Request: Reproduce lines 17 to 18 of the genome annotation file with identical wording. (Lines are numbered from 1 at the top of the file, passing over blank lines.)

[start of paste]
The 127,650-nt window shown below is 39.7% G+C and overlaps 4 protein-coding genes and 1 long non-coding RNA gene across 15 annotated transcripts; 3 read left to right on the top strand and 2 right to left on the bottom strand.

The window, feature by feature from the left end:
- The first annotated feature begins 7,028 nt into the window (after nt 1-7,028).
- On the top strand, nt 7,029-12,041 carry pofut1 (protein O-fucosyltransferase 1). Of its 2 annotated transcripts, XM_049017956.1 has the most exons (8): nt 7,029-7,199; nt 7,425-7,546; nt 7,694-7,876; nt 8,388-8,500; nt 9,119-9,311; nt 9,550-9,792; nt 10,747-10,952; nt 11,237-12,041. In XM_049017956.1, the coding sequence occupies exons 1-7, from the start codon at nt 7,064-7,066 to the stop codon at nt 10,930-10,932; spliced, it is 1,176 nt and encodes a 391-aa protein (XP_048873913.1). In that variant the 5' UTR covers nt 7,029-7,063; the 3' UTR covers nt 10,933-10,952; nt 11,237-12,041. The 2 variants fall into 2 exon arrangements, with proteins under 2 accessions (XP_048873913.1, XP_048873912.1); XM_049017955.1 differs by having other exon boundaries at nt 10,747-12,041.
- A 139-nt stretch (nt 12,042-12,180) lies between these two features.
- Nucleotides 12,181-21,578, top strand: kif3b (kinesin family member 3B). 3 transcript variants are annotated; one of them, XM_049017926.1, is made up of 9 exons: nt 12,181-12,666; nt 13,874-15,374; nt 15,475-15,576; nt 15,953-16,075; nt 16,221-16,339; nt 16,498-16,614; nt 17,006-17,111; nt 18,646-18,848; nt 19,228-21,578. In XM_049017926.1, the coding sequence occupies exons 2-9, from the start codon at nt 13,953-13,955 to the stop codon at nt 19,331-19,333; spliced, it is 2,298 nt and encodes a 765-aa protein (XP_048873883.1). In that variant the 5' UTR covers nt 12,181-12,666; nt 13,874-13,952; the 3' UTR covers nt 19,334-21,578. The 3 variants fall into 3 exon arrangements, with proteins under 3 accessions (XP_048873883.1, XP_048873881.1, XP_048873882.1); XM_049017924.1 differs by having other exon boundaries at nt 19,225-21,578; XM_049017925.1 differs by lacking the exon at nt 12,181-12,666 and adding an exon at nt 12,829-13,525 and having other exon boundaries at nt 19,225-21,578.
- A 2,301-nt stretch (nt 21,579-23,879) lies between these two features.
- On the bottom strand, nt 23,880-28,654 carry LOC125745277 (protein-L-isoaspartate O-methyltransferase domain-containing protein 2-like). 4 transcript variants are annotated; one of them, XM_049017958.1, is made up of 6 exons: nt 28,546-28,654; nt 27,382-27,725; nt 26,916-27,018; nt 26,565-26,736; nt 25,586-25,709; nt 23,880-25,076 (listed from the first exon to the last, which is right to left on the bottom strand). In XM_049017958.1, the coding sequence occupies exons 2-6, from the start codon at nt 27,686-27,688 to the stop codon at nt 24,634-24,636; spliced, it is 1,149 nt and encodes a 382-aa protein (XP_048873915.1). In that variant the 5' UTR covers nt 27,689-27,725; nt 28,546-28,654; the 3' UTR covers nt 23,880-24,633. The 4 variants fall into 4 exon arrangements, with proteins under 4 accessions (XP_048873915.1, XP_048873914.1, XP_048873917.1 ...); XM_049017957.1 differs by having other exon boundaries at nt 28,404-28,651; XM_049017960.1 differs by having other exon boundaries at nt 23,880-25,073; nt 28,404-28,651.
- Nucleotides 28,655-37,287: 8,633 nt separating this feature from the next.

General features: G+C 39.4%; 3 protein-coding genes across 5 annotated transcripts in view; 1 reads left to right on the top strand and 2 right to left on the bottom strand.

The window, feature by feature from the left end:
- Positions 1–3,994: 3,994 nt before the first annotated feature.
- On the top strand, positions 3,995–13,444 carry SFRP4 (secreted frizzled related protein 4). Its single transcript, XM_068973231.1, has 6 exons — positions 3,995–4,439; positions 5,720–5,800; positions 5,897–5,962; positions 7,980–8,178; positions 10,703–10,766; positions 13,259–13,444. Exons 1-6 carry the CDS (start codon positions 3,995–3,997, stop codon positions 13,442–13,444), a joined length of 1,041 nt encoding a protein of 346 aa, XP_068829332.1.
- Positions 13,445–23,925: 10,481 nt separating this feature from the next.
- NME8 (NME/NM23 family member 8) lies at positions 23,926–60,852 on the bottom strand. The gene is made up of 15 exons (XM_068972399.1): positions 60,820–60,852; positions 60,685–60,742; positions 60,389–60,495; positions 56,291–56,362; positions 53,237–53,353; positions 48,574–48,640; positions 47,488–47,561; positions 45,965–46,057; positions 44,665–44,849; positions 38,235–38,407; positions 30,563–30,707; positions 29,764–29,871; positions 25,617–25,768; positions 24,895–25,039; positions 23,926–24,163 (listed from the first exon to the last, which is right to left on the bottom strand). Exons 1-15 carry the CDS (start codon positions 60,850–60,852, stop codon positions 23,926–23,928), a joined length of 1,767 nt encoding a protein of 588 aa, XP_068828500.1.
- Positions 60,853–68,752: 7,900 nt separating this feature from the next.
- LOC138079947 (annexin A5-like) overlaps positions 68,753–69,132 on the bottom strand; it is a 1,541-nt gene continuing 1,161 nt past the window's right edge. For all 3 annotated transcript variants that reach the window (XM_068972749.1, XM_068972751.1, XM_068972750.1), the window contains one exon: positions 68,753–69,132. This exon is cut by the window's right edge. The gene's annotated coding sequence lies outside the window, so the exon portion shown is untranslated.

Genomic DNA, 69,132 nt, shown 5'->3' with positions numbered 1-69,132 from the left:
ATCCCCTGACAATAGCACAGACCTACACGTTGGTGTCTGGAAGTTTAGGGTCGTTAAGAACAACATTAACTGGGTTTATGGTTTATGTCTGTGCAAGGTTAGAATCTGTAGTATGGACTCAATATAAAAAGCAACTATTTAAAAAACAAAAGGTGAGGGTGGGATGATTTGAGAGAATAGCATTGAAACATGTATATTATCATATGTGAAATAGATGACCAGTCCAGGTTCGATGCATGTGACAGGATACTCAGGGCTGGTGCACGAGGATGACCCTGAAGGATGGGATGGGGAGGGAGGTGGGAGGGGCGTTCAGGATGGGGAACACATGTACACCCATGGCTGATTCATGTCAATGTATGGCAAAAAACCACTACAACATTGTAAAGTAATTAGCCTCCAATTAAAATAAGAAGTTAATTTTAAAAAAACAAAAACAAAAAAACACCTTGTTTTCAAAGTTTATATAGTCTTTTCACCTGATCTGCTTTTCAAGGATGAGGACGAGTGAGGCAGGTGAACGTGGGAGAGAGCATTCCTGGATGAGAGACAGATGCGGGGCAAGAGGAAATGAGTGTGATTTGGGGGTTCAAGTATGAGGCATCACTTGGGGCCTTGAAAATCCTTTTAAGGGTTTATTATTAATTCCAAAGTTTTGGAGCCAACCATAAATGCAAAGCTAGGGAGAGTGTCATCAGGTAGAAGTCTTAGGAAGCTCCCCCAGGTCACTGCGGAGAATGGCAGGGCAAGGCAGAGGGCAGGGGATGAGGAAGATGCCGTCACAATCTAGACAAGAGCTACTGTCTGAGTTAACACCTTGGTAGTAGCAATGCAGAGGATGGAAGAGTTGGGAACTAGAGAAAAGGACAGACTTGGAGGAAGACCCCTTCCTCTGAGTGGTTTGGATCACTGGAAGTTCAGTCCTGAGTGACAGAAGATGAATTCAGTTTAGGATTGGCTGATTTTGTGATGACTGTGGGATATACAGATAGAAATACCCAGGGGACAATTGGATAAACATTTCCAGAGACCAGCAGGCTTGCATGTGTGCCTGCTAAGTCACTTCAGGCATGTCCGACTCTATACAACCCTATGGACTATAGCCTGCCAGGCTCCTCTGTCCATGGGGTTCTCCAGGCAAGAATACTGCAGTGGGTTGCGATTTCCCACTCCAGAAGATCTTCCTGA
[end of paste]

- LOC138079947 (annexin A5-like) overlaps positions 68,753–69,132 on the bottom strand; it is a 1,541-nt gene continuing 1,161 nt past the window's right edge. For all 3 annotated transcript variants that reach the window (XM_068972749.1, XM_068972751.1, XM_068972750.1), the window contains one exon: positions 68,753–69,132. This exon is cut by the window's right edge. The gene's annotated coding sequence lies outside the window, so the exon portion shown is untranslated.

Genomic DNA, 69,132 nt, shown 5'->3' with positions numbered 1-69,132 from the left: